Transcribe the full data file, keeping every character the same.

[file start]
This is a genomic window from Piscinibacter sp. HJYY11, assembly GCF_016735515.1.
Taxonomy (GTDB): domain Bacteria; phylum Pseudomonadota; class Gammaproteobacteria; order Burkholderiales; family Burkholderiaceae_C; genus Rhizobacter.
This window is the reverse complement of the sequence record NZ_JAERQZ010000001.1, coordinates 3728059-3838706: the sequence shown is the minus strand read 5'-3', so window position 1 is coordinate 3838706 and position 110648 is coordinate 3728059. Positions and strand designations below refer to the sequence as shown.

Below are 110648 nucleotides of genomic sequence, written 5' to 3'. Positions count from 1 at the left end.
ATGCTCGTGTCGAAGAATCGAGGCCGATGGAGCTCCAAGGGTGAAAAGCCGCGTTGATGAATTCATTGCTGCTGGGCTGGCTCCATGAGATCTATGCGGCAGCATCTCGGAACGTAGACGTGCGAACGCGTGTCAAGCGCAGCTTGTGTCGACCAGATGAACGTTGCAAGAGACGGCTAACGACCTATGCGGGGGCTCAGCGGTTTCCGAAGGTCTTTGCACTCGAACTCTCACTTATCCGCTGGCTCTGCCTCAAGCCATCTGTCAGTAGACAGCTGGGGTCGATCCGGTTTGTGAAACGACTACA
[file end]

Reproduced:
This is a genomic window from Piscinibacter sp. HJYY11, assembly GCF_016735515.1.
Taxonomy (GTDB): domain Bacteria; phylum Pseudomonadota; class Gammaproteobacteria; order Burkholderiales; family Burkholderiaceae_C; genus Rhizobacter.
This window is the reverse complement of the sequence record NZ_JAERQZ010000001.1, coordinates 3728059-3838706: the sequence shown is the minus strand read 5'-3', so window position 1 is coordinate 3838706 and position 110648 is coordinate 3728059. Positions and strand designations below refer to the sequence as shown.

Below are 110648 nucleotides of genomic sequence, written 5' to 3'. Positions count from 1 at the left end.
ATGCTCGTGTCGAAGAATCGAGGCCGATGGAGCTCCAAGGGTGAAAAGCCGCGTTGATGAATTCATTGCTGCTGGGCTGGCTCCATGAGATCTATGCGGCAGCATCTCGGAACGTAGACGTGCGAACGCGTGTCAAGCGCAGCTTGTGTCGACCAGATGAACGTTGCAAGAGACGGCTAACGACCTATGCGGGGGCTCAGCGGTTTCCGAAGGTCTTTGCACTCGAACTCTCACTTATCCGCTGGCTCTGCCTCAAGCCATCTGTCAGTAGACAGCTGGGGTCGATCCGGTTTGTGAAACGACTACA